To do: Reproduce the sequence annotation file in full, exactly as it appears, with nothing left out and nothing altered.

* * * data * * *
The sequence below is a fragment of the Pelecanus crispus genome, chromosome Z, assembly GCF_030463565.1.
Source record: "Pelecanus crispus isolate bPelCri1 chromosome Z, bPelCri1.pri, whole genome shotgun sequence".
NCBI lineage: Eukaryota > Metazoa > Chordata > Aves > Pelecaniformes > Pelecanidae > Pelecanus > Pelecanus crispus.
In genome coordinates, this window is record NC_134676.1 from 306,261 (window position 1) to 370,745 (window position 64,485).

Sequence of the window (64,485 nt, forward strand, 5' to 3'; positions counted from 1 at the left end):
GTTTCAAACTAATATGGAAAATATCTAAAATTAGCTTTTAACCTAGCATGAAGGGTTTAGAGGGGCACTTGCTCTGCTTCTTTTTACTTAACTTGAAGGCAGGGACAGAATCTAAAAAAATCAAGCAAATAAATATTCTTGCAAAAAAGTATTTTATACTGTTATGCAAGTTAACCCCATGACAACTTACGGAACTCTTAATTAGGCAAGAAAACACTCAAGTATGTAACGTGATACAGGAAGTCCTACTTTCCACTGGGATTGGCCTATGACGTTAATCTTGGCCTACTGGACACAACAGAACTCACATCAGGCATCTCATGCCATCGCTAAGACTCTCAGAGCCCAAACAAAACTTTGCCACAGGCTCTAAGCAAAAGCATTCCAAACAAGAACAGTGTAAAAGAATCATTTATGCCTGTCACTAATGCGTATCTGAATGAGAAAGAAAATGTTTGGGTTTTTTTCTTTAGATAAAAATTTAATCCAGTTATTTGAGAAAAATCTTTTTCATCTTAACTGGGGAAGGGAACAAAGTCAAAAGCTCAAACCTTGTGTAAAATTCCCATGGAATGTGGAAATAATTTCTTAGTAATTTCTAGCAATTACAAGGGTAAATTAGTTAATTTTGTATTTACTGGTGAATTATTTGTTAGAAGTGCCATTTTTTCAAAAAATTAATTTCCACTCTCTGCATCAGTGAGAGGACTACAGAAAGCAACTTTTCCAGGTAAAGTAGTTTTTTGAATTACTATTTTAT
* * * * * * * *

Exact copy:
The sequence below is a fragment of the Pelecanus crispus genome, chromosome Z, assembly GCF_030463565.1.
Source record: "Pelecanus crispus isolate bPelCri1 chromosome Z, bPelCri1.pri, whole genome shotgun sequence".
NCBI lineage: Eukaryota > Metazoa > Chordata > Aves > Pelecaniformes > Pelecanidae > Pelecanus > Pelecanus crispus.
In genome coordinates, this window is record NC_134676.1 from 306,261 (window position 1) to 370,745 (window position 64,485).

Sequence of the window (64,485 nt, forward strand, 5' to 3'; positions counted from 1 at the left end):
GTTTCAAACTAATATGGAAAATATCTAAAATTAGCTTTTAACCTAGCATGAAGGGTTTAGAGGGGCACTTGCTCTGCTTCTTTTTACTTAACTTGAAGGCAGGGACAGAATCTAAAAAAATCAAGCAAATAAATATTCTTGCAAAAAAGTATTTTATACTGTTATGCAAGTTAACCCCATGACAACTTACGGAACTCTTAATTAGGCAAGAAAACACTCAAGTATGTAACGTGATACAGGAAGTCCTACTTTCCACTGGGATTGGCCTATGACGTTAATCTTGGCCTACTGGACACAACAGAACTCACATCAGGCATCTCATGCCATCGCTAAGACTCTCAGAGCCCAAACAAAACTTTGCCACAGGCTCTAAGCAAAAGCATTCCAAACAAGAACAGTGTAAAAGAATCATTTATGCCTGTCACTAATGCGTATCTGAATGAGAAAGAAAATGTTTGGGTTTTTTTCTTTAGATAAAAATTTAATCCAGTTATTTGAGAAAAATCTTTTTCATCTTAACTGGGGAAGGGAACAAAGTCAAAAGCTCAAACCTTGTGTAAAATTCCCATGGAATGTGGAAATAATTTCTTAGTAATTTCTAGCAATTACAAGGGTAAATTAGTTAATTTTGTATTTACTGGTGAATTATTTGTTAGAAGTGCCATTTTTTCAAAAAATTAATTTCCACTCTCTGCATCAGTGAGAGGACTACAGAAAGCAACTTTTCCAGGTAAAGTAGTTTTTTGAATTACTATTTTAT